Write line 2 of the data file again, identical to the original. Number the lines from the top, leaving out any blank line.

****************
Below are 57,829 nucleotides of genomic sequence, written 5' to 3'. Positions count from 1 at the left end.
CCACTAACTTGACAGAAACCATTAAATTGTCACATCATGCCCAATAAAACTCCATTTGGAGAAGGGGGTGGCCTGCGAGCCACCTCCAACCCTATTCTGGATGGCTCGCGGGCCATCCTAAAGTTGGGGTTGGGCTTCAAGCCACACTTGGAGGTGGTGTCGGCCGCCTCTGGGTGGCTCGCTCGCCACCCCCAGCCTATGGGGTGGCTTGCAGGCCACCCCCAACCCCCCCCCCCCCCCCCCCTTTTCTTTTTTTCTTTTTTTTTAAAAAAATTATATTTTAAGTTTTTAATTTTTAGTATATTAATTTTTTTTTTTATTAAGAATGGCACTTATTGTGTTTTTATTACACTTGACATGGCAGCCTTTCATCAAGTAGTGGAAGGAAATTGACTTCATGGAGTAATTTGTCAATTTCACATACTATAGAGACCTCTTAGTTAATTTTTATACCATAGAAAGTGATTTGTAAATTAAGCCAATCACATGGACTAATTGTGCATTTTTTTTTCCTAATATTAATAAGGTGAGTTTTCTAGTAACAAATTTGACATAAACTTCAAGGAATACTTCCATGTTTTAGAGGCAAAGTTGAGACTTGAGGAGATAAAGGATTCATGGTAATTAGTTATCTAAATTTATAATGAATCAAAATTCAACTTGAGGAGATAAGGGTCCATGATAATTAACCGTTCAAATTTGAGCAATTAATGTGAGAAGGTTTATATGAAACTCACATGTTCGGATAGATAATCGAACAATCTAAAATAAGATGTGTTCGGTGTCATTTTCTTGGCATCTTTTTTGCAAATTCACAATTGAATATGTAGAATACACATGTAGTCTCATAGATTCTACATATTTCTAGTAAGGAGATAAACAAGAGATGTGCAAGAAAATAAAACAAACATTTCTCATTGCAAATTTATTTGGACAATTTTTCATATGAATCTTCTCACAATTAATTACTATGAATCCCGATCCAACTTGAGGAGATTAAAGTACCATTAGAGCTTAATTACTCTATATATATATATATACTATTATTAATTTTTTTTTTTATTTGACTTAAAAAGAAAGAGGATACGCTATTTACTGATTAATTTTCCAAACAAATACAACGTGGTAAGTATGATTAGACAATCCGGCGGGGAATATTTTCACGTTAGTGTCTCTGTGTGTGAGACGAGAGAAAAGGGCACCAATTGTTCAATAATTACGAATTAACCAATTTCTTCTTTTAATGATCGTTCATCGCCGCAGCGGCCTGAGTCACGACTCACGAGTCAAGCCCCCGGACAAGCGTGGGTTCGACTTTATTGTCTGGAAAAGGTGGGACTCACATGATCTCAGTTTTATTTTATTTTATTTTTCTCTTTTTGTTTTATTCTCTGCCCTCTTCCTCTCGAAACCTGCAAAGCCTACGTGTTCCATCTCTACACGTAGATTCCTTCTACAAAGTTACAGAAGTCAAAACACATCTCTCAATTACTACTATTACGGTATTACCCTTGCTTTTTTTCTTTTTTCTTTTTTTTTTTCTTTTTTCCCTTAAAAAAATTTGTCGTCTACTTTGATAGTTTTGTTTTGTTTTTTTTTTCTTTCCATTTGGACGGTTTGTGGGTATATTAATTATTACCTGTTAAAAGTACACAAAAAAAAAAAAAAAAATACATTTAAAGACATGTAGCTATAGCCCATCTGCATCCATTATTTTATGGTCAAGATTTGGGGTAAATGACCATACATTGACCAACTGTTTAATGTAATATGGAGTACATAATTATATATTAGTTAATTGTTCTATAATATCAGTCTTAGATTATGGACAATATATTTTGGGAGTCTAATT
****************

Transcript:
CCACTAACTTGACAGAAACCATTAAATTGTCACATCATGCCCAATAAAACTCCATTTGGAGAAGGGGGTGGCCTGCGAGCCACCTCCAACCCTATTCTGGATGGCTCGCGGGCCATCCTAAAGTTGGGGTTGGGCTTCAAGCCACACTTGGAGGTGGTGTCGGCCGCCTCTGGGTGGCTCGCTCGCCACCCCCAGCCTATGGGGTGGCTTGCAGGCCACCCCCAACCCCCCCCCCCCCCCCCCCTTTTCTTTTTTTCTTTTTTTTTAAAAAAATTATATTTTAAGTTTTTAATTTTTAGTATATTAATTTTTTTTTTTATTAAGAATGGCACTTATTGTGTTTTTATTACACTTGACATGGCAGCCTTTCATCAAGTAGTGGAAGGAAATTGACTTCATGGAGTAATTTGTCAATTTCACATACTATAGAGACCTCTTAGTTAATTTTTATACCATAGAAAGTGATTTGTAAATTAAGCCAATCACATGGACTAATTGTGCATTTTTTTTTCCTAATATTAATAAGGTGAGTTTTCTAGTAACAAATTTGACATAAACTTCAAGGAATACTTCCATGTTTTAGAGGCAAAGTTGAGACTTGAGGAGATAAAGGATTCATGGTAATTAGTTATCTAAATTTATAATGAATCAAAATTCAACTTGAGGAGATAAGGGTCCATGATAATTAACCGTTCAAATTTGAGCAATTAATGTGAGAAGGTTTATATGAAACTCACATGTTCGGATAGATAATCGAACAATCTAAAATAAGATGTGTTCGGTGTCATTTTCTTGGCATCTTTTTTGCAAATTCACAATTGAATATGTAGAATACACATGTAGTCTCATAGATTCTACATATTTCTAGTAAGGAGATAAACAAGAGATGTGCAAGAAAATAAAACAAACATTTCTCATTGCAAATTTATTTGGACAATTTTTCATATGAATCTTCTCACAATTAATTACTATGAATCCCGATCCAACTTGAGGAGATTAAAGTACCATTAGAGCTTAATTACTCTATATATATATATATACTATTATTAATTTTTTTTTTTATTTGACTTAAAAAGAAAGAGGATACGCTATTTACTGATTAATTTTCCAAACAAATACAACGTGGTAAGTATGATTAGACAATCCGGCGGGGAATATTTTCACGTTAGTGTCTCTGTGTGTGAGACGAGAGAAAAGGGCACCAATTGTTCAATAATTACGAATTAACCAATTTCTTCTTTTAATGATCGTTCATCGCCGCAGCGGCCTGAGTCACGACTCACGAGTCAAGCCCCCGGACAAGCGTGGGTTCGACTTTATTGTCTGGAAAAGGTGGGACTCACATGATCTCAGTTTTATTTTATTTTATTTTTCTCTTTTTGTTTTATTCTCTGCCCTCTTCCTCTCGAAACCTGCAAAGCCTACGTGTTCCATCTCTACACGTAGATTCCTTCTACAAAGTTACAGAAGTCAAAACACATCTCTCAATTACTACTATTACGGTATTACCCTTGCTTTTTTTCTTTTTTCTTTTTTTTTTTCTTTTTTCCCTTAAAAAAATTTGTCGTCTACTTTGATAGTTTTGTTTTGTTTTTTTTTTCTTTCCATTTGGACGGTTTGTGGGTATATTAATTATTACCTGTTAAAAGTACACAAAAAAAAAAAAAAAAATACATTTAAAGACATGTAGCTATAGCCCATCTGCATCCATTATTTTATGGTCAAGATTTGGGGTAAATGACCATACATTGACCAACTGTTTAATGTAATATGGAGTACATAATTATATATTAGTTAATTGTTCTATAATATCAGTCTTAGATTATGGACAATATATTTTGGGAGTCTAATT